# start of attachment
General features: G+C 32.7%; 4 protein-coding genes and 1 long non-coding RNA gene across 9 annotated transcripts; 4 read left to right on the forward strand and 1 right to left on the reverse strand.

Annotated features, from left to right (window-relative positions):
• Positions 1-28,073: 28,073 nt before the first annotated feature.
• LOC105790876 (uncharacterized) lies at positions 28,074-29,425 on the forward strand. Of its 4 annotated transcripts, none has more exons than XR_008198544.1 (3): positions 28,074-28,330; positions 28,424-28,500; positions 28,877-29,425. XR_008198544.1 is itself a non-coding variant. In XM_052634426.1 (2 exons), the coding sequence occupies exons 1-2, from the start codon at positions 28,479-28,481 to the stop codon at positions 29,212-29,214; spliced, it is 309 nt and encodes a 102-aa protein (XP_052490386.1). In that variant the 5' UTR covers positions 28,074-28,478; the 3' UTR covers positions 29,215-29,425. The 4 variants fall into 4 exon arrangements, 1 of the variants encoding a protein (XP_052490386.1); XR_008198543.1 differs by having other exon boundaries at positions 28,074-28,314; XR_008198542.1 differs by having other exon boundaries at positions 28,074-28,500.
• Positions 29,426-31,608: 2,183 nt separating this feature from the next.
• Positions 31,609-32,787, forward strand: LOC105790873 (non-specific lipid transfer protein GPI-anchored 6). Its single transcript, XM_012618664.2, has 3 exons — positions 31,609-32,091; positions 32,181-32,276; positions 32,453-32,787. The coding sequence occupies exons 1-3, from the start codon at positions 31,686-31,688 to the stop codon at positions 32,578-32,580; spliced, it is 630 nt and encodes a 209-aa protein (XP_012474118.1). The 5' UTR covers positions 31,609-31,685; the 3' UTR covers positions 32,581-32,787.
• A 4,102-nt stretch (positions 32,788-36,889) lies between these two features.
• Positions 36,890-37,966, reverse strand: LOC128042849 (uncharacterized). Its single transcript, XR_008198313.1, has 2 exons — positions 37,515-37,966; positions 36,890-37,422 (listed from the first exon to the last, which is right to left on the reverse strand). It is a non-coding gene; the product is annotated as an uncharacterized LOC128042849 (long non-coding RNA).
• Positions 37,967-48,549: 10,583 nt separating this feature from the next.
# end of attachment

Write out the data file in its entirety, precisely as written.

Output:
General features: G+C 32.7%; 4 protein-coding genes and 1 long non-coding RNA gene across 9 annotated transcripts; 4 read left to right on the forward strand and 1 right to left on the reverse strand.

Annotated features, from left to right (window-relative positions):
• Positions 1-28,073: 28,073 nt before the first annotated feature.
• LOC105790876 (uncharacterized) lies at positions 28,074-29,425 on the forward strand. Of its 4 annotated transcripts, none has more exons than XR_008198544.1 (3): positions 28,074-28,330; positions 28,424-28,500; positions 28,877-29,425. XR_008198544.1 is itself a non-coding variant. In XM_052634426.1 (2 exons), the coding sequence occupies exons 1-2, from the start codon at positions 28,479-28,481 to the stop codon at positions 29,212-29,214; spliced, it is 309 nt and encodes a 102-aa protein (XP_052490386.1). In that variant the 5' UTR covers positions 28,074-28,478; the 3' UTR covers positions 29,215-29,425. The 4 variants fall into 4 exon arrangements, 1 of the variants encoding a protein (XP_052490386.1); XR_008198543.1 differs by having other exon boundaries at positions 28,074-28,314; XR_008198542.1 differs by having other exon boundaries at positions 28,074-28,500.
• Positions 29,426-31,608: 2,183 nt separating this feature from the next.
• Positions 31,609-32,787, forward strand: LOC105790873 (non-specific lipid transfer protein GPI-anchored 6). Its single transcript, XM_012618664.2, has 3 exons — positions 31,609-32,091; positions 32,181-32,276; positions 32,453-32,787. The coding sequence occupies exons 1-3, from the start codon at positions 31,686-31,688 to the stop codon at positions 32,578-32,580; spliced, it is 630 nt and encodes a 209-aa protein (XP_012474118.1). The 5' UTR covers positions 31,609-31,685; the 3' UTR covers positions 32,581-32,787.
• A 4,102-nt stretch (positions 32,788-36,889) lies between these two features.
• Positions 36,890-37,966, reverse strand: LOC128042849 (uncharacterized). Its single transcript, XR_008198313.1, has 2 exons — positions 37,515-37,966; positions 36,890-37,422 (listed from the first exon to the last, which is right to left on the reverse strand). It is a non-coding gene; the product is annotated as an uncharacterized LOC128042849 (long non-coding RNA).
• Positions 37,967-48,549: 10,583 nt separating this feature from the next.